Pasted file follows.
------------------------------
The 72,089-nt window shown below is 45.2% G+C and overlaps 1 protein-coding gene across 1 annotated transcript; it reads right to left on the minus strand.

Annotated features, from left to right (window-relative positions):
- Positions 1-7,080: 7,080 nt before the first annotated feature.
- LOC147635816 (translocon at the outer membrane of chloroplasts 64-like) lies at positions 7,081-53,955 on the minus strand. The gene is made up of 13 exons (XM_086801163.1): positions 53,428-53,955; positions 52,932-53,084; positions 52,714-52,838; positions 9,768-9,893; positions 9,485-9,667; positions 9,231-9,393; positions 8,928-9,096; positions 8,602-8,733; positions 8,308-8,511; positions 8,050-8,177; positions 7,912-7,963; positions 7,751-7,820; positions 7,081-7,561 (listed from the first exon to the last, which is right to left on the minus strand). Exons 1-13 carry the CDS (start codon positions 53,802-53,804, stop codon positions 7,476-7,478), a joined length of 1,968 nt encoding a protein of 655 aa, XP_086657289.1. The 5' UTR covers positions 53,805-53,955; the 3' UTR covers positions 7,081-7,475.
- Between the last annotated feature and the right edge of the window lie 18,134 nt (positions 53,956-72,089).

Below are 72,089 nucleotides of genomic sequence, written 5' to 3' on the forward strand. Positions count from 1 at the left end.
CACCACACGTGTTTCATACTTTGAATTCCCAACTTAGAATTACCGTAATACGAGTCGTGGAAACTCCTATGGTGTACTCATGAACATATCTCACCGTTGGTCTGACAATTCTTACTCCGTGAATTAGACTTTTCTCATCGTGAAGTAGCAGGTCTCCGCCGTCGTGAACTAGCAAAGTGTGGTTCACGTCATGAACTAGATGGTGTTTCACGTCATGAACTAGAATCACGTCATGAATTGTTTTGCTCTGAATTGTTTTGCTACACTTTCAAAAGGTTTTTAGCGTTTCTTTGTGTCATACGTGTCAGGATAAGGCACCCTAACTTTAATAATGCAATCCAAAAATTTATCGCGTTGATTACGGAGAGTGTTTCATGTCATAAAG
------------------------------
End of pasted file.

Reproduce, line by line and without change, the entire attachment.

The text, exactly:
The 72,089-nt window shown below is 45.2% G+C and overlaps 1 protein-coding gene across 1 annotated transcript; it reads right to left on the minus strand.

Annotated features, from left to right (window-relative positions):
- Positions 1-7,080: 7,080 nt before the first annotated feature.
- LOC147635816 (translocon at the outer membrane of chloroplasts 64-like) lies at positions 7,081-53,955 on the minus strand. The gene is made up of 13 exons (XM_086801163.1): positions 53,428-53,955; positions 52,932-53,084; positions 52,714-52,838; positions 9,768-9,893; positions 9,485-9,667; positions 9,231-9,393; positions 8,928-9,096; positions 8,602-8,733; positions 8,308-8,511; positions 8,050-8,177; positions 7,912-7,963; positions 7,751-7,820; positions 7,081-7,561 (listed from the first exon to the last, which is right to left on the minus strand). Exons 1-13 carry the CDS (start codon positions 53,802-53,804, stop codon positions 7,476-7,478), a joined length of 1,968 nt encoding a protein of 655 aa, XP_086657289.1. The 5' UTR covers positions 53,805-53,955; the 3' UTR covers positions 7,081-7,475.
- Between the last annotated feature and the right edge of the window lie 18,134 nt (positions 53,956-72,089).

Below are 72,089 nucleotides of genomic sequence, written 5' to 3' on the forward strand. Positions count from 1 at the left end.
CACCACACGTGTTTCATACTTTGAATTCCCAACTTAGAATTACCGTAATACGAGTCGTGGAAACTCCTATGGTGTACTCATGAACATATCTCACCGTTGGTCTGACAATTCTTACTCCGTGAATTAGACTTTTCTCATCGTGAAGTAGCAGGTCTCCGCCGTCGTGAACTAGCAAAGTGTGGTTCACGTCATGAACTAGATGGTGTTTCACGTCATGAACTAGAATCACGTCATGAATTGTTTTGCTCTGAATTGTTTTGCTACACTTTCAAAAGGTTTTTAGCGTTTCTTTGTGTCATACGTGTCAGGATAAGGCACCCTAACTTTAATAATGCAATCCAAAAATTTATCGCGTTGATTACGGAGAGTGTTTCATGTCATAAAG